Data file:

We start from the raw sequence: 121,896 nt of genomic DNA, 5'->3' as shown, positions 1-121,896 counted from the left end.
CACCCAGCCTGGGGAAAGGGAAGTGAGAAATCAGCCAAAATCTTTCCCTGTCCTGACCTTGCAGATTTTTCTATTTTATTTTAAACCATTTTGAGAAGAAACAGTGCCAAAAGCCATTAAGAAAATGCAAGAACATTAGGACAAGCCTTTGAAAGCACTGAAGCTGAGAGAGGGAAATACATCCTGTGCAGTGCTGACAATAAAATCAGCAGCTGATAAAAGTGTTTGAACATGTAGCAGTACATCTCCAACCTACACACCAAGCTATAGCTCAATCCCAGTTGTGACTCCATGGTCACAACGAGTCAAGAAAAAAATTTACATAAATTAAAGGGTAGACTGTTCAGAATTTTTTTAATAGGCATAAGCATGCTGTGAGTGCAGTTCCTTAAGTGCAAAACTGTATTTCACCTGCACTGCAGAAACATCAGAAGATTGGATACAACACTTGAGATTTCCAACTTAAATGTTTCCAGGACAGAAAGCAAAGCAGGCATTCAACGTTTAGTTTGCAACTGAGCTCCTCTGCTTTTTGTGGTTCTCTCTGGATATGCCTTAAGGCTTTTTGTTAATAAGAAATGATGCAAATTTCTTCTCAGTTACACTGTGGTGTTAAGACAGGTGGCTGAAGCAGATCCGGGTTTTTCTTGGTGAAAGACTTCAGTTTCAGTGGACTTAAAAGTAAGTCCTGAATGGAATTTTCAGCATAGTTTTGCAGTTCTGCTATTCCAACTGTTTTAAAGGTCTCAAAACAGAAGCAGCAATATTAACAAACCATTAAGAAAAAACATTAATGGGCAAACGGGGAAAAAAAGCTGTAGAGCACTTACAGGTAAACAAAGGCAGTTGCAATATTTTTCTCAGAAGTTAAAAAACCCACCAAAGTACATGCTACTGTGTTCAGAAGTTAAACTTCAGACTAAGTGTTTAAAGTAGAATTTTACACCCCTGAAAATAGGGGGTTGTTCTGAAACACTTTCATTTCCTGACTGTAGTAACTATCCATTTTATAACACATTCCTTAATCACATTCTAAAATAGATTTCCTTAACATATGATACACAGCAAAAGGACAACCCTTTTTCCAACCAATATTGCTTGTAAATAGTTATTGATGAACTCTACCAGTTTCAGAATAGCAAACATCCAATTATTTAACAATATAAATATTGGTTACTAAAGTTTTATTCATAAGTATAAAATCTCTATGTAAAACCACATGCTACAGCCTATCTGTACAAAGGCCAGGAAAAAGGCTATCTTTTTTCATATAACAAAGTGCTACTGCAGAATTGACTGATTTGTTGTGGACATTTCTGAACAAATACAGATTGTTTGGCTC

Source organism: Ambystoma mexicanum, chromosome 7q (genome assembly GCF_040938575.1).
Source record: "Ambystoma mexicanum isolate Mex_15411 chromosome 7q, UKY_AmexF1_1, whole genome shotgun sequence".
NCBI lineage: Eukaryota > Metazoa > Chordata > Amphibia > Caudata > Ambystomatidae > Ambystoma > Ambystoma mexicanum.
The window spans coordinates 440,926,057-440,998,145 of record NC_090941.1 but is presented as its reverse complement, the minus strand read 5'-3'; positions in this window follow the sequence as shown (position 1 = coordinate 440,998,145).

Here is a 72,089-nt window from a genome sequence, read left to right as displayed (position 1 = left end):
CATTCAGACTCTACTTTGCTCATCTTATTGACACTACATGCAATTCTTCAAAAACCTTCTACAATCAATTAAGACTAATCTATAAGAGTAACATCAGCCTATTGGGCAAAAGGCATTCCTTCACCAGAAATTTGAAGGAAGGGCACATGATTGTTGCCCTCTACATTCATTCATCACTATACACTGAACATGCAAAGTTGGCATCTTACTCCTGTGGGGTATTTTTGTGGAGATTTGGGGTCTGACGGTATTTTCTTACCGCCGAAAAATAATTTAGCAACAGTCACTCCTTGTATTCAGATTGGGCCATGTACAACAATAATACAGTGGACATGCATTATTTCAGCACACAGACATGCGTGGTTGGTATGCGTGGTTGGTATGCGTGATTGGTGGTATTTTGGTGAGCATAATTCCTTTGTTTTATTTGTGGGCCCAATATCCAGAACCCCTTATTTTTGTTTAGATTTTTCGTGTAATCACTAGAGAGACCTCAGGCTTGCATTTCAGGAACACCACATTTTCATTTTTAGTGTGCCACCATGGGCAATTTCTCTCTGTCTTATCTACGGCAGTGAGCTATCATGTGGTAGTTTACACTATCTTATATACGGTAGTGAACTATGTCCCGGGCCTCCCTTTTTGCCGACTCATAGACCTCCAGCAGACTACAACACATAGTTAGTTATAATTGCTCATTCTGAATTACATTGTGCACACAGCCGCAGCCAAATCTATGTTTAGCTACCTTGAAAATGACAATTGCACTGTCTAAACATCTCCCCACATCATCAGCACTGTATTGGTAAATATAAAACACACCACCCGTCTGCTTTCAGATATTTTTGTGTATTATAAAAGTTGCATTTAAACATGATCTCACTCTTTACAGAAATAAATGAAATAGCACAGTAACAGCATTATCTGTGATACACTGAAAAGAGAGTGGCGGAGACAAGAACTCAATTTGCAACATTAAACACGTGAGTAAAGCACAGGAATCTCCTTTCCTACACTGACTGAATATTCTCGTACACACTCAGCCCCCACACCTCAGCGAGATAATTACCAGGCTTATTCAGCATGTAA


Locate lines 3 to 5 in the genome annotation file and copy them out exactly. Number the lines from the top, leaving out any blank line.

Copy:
Source organism: Ambystoma mexicanum, chromosome 7q (genome assembly GCF_040938575.1).
Source record: "Ambystoma mexicanum isolate Mex_15411 chromosome 7q, UKY_AmexF1_1, whole genome shotgun sequence".
NCBI lineage: Eukaryota > Metazoa > Chordata > Amphibia > Caudata > Ambystomatidae > Ambystoma > Ambystoma mexicanum.